Major description: Skills in math and multiple scientific disciplines are required for a career as a chemical engineer, and graduates will be prepared to tackle issues related to chemical manufacturing. Choosing to focus on a certain discipline, like nanomaterials or oxidation, can give job-seekers a bump in both prospects and pay, as the profession will grow at an average rate. A push toward domestic natural gas and oil will maintain the need for chemical engineers.
16. Aerospace Studies
Major description: Some majors in aerospace studies are preparing for a life in the Air Force, as coursework falls under the Air Force Reserve Officer Training Corps. Graduates are eligible to be commissioned as officers in the Air Force, which sought 3,500 officers to fill recruitment and instructor positions in 2019. Outside of recruiting or teaching, graduates learn about military planning, from developing national security policy to using air and spacecraft for strategic purposes.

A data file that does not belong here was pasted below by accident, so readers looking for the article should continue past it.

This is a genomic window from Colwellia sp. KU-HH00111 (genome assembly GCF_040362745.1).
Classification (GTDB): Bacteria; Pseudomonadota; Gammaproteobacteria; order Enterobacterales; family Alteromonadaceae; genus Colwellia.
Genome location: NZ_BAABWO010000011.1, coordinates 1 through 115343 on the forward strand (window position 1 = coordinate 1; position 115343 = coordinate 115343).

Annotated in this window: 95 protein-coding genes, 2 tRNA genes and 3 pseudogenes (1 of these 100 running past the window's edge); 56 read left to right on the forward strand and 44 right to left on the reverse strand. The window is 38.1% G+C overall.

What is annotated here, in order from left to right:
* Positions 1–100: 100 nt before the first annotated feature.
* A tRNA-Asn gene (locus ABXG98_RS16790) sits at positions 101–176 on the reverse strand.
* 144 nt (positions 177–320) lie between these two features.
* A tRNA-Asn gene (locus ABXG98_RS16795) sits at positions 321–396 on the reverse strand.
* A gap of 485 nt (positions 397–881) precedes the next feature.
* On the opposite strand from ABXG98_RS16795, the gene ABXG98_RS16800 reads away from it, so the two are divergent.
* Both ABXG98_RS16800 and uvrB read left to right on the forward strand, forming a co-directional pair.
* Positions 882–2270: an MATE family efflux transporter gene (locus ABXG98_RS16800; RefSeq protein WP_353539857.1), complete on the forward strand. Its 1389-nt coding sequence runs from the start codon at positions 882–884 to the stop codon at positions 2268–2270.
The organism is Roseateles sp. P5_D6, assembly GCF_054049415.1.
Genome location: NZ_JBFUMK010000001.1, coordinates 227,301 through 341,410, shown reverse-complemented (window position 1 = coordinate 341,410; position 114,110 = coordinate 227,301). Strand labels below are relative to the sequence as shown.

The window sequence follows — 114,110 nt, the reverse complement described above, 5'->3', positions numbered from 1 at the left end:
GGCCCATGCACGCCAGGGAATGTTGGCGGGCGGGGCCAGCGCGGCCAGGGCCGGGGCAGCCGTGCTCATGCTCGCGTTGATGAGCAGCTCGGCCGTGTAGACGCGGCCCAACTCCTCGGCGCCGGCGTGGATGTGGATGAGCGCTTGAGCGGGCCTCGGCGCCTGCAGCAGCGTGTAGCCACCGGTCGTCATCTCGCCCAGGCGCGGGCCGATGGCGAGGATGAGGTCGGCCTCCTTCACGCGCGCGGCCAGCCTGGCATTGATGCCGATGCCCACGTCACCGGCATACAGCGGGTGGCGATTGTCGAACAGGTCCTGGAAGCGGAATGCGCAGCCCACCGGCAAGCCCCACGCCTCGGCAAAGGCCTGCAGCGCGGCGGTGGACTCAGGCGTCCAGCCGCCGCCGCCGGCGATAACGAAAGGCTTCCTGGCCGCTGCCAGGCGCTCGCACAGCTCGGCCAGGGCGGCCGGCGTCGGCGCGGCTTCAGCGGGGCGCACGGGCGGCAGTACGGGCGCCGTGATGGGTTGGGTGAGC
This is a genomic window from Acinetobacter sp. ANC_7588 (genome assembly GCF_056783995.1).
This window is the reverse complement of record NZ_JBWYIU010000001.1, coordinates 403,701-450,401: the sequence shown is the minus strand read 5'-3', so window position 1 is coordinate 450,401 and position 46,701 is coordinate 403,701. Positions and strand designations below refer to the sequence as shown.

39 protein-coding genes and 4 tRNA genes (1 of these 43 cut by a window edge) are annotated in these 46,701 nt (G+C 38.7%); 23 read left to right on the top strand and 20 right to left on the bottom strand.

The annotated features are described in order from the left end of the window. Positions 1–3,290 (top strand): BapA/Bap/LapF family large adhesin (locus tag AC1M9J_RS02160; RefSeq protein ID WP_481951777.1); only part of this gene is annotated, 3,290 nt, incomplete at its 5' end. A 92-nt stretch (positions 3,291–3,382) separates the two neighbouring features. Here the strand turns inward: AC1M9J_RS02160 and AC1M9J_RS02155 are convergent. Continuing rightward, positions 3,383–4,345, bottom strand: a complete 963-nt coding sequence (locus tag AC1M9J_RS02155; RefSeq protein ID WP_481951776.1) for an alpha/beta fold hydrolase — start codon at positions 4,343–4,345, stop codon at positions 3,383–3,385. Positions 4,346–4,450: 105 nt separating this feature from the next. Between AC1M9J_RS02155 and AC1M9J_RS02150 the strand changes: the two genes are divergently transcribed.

15. Pharmacy
Major description: Becoming a full-fledged pharmacist requires a bachelor’s degree and a doctorate in pharmacy. Four-year grads undertake an intensive study of biology and chemistry, while learning about the production and manufacture of pharmaceuticals. The need for professionals in this field is expected to increase rapidly over the next decade, as a growing elderly population creates a rise in demand within the health care industry.
14. Econometrics
Major description: Econometrics entails using existing financial data to either test existing economic hypotheses or predict future performance. Graduates can find work in a variety of fields, including banking, investment, government and academics, with the Bureau of Labor Statistics predicting above-average job growth in the next decade.
13. Systems Engineering
Major description: Systems engineers will finish their four-year degree with the ability to build and manage complex systems, including people, equipment and software for a variety of businesses. Aside from strong interpersonal and management skills, a systems engineer will possess high mathematics and information security acumen. The International Council on Systems Engineering offers a number of certifications for graduates to enhance their job prospects in this growing field.